MikeG

Servo motors -- UGH!

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So, I would like to tame my machine by installing a servo motor.  I have scoured these boards and there seems to be a lot of anecdotal information, but I still have a lot of questions I can't answer.  There is a fabulous thread about which machines work for specific applications (thanks WIZ),  I sure wish we could come up with something similar for motors.  So here goes.

1.  Starting speed:  100 RPM seems to be best.  I cannot find that specification even on manufacturer's websites.  They all claim "slow starting speed," but again . . .

2.  Brushless versus brushes:  Almost all new motors are brushless.  From this forum, I'm almost convinced a motor with brushes will have better low speed torque.  Don't know if this is true.  Family Sew apparently makes both types, but apparently only one vendor sells the one with brushes.  i cannot find it listed anywhere else, which makes me wonder if it is obsolete?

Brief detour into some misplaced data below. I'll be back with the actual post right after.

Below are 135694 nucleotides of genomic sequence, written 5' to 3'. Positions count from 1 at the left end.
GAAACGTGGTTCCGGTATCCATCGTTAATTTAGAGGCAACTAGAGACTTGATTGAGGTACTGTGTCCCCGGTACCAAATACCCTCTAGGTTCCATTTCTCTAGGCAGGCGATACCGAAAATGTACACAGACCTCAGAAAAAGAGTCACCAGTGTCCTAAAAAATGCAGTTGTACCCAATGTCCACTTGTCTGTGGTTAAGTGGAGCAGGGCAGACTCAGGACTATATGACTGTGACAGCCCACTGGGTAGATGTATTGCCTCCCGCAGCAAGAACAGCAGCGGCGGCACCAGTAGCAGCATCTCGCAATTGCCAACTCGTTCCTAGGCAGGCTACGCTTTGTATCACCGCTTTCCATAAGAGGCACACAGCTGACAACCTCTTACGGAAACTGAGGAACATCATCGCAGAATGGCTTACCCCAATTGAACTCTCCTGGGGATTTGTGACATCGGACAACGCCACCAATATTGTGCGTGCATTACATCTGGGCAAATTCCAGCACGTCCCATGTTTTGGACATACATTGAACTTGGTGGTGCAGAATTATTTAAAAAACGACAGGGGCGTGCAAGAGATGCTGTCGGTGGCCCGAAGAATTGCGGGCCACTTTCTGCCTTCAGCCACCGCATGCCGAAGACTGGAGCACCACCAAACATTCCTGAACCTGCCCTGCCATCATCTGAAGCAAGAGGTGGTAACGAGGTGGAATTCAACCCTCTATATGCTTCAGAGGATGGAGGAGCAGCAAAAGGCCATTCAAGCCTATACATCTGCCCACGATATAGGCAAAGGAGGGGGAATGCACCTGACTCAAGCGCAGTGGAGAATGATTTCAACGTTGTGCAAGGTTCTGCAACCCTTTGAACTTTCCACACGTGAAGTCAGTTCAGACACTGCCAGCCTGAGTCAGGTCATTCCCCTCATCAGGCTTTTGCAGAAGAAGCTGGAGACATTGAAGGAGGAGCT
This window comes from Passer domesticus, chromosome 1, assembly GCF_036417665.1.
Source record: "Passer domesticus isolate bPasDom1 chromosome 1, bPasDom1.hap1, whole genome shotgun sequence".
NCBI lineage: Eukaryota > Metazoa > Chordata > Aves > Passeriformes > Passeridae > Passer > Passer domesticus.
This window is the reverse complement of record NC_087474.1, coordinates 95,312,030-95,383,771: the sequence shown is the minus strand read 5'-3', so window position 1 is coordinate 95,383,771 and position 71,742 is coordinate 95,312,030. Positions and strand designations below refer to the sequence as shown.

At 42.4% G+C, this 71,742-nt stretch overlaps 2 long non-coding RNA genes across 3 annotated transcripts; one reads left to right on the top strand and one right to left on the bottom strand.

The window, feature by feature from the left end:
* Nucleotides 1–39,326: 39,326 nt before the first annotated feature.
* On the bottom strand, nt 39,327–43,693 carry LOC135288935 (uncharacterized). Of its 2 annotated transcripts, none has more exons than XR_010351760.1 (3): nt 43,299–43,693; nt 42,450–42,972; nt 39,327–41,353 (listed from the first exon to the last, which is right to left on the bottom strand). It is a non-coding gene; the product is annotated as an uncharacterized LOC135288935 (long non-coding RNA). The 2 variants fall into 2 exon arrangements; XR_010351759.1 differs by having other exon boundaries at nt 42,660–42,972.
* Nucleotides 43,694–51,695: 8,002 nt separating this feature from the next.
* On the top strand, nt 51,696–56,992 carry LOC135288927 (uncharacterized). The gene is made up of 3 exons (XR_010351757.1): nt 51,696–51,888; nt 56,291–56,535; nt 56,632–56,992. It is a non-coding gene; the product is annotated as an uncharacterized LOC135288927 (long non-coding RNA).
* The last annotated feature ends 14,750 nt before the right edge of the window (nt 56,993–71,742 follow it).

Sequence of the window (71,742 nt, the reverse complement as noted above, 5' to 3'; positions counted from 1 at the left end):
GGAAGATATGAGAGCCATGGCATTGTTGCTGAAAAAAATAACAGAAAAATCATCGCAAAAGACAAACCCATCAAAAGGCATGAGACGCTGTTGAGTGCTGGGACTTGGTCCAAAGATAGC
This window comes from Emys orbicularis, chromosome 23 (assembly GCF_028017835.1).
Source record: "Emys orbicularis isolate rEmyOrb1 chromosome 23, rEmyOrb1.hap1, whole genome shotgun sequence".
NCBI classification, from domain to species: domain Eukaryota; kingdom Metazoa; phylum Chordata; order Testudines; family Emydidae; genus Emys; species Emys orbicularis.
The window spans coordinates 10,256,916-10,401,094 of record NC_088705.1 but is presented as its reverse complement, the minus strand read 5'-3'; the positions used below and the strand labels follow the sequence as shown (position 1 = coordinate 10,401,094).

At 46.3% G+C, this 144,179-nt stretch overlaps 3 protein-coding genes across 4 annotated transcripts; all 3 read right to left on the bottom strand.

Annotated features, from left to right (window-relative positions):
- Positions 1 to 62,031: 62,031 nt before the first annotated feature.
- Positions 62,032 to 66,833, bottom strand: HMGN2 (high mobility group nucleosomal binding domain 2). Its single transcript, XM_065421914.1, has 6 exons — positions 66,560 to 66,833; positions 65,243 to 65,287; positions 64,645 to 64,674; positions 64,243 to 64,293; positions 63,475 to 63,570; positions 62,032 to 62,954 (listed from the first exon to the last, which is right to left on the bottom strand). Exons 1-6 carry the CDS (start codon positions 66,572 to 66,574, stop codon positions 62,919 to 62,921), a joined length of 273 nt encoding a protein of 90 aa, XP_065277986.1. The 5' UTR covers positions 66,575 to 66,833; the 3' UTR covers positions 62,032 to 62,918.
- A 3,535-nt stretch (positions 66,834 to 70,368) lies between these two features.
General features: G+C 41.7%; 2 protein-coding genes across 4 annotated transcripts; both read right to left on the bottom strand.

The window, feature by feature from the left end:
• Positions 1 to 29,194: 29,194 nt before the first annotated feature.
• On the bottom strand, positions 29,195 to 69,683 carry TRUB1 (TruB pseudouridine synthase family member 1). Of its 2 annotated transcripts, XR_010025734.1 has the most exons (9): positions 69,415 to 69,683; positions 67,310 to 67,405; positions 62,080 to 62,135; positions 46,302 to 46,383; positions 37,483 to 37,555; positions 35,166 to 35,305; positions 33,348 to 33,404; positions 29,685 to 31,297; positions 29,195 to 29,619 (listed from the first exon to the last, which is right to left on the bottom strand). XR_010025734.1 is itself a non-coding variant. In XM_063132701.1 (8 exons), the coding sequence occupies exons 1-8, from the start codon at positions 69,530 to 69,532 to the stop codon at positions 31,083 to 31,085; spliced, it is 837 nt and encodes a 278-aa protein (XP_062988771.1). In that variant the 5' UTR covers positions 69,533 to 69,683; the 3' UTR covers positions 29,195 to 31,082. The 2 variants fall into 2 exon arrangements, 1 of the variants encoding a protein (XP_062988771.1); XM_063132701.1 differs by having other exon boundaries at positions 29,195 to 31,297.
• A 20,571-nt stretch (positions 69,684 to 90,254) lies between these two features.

3. There is some opinion on "crappy" motors - most of this is older info.  Enduro gets a bad rap, don't know if the new ones have improved.  Rex seems like it might be the same as Family Sew, again, only opinions on here. 

4.  220V versus 110V.  I can use either. mak

I assume that sewing leather, I am like many if not most here.  I would like to stitch at about 1 stitch per second.  If that was the only speed, I would be happy.  If I could control it between 1 stitch per second to 5 stitches per second, I would be ecstatic.

So would the right move be to pick up a Rex on ebay  and take a 2 year warranty thru square trade?

I've reread this about 5 times, and I'm worried it sounds like a rant.  It's not intended to be.  It's just the more I read, the less I feel like I know.